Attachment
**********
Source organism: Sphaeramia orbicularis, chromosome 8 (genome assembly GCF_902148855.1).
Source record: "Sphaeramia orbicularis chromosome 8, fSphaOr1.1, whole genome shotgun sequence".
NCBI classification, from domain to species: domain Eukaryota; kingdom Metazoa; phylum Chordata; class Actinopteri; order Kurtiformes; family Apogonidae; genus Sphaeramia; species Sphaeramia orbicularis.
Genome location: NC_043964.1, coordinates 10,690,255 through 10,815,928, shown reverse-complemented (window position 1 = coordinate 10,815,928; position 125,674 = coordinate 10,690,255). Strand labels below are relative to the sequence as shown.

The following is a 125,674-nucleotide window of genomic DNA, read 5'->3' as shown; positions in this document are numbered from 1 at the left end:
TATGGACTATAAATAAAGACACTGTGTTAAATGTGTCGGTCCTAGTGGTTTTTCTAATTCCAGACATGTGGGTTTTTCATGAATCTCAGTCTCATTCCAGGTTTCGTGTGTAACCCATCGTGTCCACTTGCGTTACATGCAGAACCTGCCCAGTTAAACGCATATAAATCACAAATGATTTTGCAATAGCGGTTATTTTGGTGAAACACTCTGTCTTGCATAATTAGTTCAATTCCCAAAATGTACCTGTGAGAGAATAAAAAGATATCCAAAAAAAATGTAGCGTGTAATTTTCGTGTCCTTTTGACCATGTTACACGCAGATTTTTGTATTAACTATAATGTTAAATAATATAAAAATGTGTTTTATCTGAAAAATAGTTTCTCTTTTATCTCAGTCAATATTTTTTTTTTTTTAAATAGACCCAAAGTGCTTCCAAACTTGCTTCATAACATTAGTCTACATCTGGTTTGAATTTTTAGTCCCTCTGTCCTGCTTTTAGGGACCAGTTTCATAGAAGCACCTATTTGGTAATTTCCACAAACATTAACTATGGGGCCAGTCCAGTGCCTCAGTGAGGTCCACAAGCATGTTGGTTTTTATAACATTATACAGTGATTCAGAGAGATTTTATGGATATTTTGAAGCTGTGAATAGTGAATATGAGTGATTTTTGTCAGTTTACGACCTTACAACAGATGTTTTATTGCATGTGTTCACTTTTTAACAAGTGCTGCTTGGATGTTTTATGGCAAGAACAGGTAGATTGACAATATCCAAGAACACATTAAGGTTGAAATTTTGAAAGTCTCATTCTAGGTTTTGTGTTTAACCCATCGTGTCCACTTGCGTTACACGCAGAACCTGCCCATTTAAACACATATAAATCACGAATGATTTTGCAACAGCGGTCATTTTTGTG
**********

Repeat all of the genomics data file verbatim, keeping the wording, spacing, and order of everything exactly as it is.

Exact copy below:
Source organism: Sphaeramia orbicularis, chromosome 8 (genome assembly GCF_902148855.1).
Source record: "Sphaeramia orbicularis chromosome 8, fSphaOr1.1, whole genome shotgun sequence".
NCBI classification, from domain to species: domain Eukaryota; kingdom Metazoa; phylum Chordata; class Actinopteri; order Kurtiformes; family Apogonidae; genus Sphaeramia; species Sphaeramia orbicularis.
Genome location: NC_043964.1, coordinates 10,690,255 through 10,815,928, shown reverse-complemented (window position 1 = coordinate 10,815,928; position 125,674 = coordinate 10,690,255). Strand labels below are relative to the sequence as shown.

The following is a 125,674-nucleotide window of genomic DNA, read 5'->3' as shown; positions in this document are numbered from 1 at the left end:
TATGGACTATAAATAAAGACACTGTGTTAAATGTGTCGGTCCTAGTGGTTTTTCTAATTCCAGACATGTGGGTTTTTCATGAATCTCAGTCTCATTCCAGGTTTCGTGTGTAACCCATCGTGTCCACTTGCGTTACATGCAGAACCTGCCCAGTTAAACGCATATAAATCACAAATGATTTTGCAATAGCGGTTATTTTGGTGAAACACTCTGTCTTGCATAATTAGTTCAATTCCCAAAATGTACCTGTGAGAGAATAAAAAGATATCCAAAAAAAATGTAGCGTGTAATTTTCGTGTCCTTTTGACCATGTTACACGCAGATTTTTGTATTAACTATAATGTTAAATAATATAAAAATGTGTTTTATCTGAAAAATAGTTTCTCTTTTATCTCAGTCAATATTTTTTTTTTTTTAAATAGACCCAAAGTGCTTCCAAACTTGCTTCATAACATTAGTCTACATCTGGTTTGAATTTTTAGTCCCTCTGTCCTGCTTTTAGGGACCAGTTTCATAGAAGCACCTATTTGGTAATTTCCACAAACATTAACTATGGGGCCAGTCCAGTGCCTCAGTGAGGTCCACAAGCATGTTGGTTTTTATAACATTATACAGTGATTCAGAGAGATTTTATGGATATTTTGAAGCTGTGAATAGTGAATATGAGTGATTTTTGTCAGTTTACGACCTTACAACAGATGTTTTATTGCATGTGTTCACTTTTTAACAAGTGCTGCTTGGATGTTTTATGGCAAGAACAGGTAGATTGACAATATCCAAGAACACATTAAGGTTGAAATTTTGAAAGTCTCATTCTAGGTTTTGTGTTTAACCCATCGTGTCCACTTGCGTTACACGCAGAACCTGCCCATTTAAACACATATAAATCACGAATGATTTTGCAACAGCGGTCATTTTTGTG